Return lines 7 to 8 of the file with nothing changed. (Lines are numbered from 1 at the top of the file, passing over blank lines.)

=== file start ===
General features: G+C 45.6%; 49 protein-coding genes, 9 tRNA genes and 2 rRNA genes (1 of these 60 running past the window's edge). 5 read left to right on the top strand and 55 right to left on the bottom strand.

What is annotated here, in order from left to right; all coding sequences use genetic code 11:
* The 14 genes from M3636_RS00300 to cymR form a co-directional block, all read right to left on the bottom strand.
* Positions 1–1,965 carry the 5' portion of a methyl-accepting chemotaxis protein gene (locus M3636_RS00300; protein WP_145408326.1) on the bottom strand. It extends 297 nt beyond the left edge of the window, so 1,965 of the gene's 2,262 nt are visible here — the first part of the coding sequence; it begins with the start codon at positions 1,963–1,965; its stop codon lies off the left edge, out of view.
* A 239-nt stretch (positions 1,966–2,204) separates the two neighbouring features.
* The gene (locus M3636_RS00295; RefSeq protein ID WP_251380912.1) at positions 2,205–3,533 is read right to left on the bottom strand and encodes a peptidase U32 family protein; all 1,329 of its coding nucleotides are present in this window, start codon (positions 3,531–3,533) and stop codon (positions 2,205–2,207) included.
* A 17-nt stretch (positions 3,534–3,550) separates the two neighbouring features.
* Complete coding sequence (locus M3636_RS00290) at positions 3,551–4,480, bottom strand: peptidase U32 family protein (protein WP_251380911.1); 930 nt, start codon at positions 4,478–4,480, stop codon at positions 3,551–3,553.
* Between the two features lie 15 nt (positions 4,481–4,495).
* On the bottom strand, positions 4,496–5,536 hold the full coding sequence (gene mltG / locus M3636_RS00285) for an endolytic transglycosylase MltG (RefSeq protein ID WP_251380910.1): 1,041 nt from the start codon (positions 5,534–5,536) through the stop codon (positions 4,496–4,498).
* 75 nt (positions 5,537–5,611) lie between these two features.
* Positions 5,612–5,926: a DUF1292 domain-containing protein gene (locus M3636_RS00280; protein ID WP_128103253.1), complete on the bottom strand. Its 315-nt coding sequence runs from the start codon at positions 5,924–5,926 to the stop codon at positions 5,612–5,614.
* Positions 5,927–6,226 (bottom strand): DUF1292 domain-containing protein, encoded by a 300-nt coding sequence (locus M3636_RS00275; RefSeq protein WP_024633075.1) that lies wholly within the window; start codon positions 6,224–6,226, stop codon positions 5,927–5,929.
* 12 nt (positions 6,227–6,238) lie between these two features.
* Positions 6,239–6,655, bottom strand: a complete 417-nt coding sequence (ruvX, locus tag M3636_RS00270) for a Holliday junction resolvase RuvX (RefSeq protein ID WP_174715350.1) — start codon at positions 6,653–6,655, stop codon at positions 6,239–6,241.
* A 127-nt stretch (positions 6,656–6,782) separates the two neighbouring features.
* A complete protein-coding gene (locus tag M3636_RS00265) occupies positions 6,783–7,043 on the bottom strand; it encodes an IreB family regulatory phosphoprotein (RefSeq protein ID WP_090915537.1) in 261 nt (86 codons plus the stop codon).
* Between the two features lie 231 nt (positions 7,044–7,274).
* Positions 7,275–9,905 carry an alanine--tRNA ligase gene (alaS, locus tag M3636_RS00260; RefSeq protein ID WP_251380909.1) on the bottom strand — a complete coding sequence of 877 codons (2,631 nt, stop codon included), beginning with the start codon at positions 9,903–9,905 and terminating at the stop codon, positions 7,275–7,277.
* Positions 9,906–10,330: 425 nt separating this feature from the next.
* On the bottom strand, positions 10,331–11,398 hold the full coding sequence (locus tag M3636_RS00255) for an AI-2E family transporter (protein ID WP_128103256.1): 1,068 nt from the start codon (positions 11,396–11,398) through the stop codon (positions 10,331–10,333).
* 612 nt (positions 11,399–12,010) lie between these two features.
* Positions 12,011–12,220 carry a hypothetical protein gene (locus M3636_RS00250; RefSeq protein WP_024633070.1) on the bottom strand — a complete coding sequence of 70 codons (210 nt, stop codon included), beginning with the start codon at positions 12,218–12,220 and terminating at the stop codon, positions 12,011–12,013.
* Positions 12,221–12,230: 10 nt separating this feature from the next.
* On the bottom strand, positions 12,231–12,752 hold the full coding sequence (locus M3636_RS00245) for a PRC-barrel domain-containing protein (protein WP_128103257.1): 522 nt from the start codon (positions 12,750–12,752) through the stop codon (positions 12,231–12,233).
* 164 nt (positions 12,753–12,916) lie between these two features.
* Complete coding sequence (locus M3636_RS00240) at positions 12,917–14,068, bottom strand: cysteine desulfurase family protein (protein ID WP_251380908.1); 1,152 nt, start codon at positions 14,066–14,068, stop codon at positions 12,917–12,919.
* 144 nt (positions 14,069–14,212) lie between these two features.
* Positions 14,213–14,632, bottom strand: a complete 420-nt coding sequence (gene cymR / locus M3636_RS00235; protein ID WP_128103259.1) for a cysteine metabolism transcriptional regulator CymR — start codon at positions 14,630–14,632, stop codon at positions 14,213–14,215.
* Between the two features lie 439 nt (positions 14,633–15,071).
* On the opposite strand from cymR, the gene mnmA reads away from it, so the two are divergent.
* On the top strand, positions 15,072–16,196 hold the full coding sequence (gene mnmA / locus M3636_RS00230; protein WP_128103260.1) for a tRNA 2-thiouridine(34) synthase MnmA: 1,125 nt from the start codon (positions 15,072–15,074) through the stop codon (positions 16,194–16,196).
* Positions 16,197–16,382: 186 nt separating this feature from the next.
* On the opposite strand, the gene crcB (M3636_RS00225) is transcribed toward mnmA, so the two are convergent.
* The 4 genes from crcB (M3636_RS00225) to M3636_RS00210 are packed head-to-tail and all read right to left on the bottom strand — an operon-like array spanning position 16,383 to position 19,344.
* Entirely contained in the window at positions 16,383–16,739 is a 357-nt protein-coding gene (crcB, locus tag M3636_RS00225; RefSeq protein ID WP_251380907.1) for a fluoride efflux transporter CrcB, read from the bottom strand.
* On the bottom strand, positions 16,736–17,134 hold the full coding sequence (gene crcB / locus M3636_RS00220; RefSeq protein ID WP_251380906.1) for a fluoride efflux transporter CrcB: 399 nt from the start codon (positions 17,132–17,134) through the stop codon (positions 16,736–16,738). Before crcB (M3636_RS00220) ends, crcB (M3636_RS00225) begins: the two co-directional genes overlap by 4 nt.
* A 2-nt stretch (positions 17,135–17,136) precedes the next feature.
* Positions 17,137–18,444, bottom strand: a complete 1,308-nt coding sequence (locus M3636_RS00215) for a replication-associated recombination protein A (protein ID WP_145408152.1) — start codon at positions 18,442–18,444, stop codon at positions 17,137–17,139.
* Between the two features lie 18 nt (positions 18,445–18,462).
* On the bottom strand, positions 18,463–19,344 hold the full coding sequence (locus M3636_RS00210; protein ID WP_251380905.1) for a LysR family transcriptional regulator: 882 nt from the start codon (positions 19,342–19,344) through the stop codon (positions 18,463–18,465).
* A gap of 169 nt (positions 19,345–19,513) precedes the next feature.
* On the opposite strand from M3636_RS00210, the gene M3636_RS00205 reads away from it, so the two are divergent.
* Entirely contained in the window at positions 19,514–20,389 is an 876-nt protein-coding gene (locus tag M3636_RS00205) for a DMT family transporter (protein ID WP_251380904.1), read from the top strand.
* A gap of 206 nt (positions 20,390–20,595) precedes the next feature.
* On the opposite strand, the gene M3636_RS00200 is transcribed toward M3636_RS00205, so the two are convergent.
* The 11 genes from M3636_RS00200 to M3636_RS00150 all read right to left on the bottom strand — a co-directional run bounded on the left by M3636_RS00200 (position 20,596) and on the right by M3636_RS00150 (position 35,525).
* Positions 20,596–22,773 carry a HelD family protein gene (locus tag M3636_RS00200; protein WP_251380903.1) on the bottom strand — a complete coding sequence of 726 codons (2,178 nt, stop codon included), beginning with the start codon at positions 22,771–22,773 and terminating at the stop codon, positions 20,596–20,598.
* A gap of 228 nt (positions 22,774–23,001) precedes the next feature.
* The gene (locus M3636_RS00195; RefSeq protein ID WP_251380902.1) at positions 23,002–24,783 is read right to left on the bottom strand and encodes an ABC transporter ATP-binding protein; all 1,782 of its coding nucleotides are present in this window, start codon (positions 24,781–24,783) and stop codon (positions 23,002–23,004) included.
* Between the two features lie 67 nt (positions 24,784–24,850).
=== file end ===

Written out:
* A 17-nt stretch (positions 3,534–3,550) separates the two neighbouring features.
* Complete coding sequence (locus M3636_RS00290) at positions 3,551–4,480, bottom strand: peptidase U32 family protein (protein WP_251380911.1); 930 nt, start codon at positions 4,478–4,480, stop codon at positions 3,551–3,553.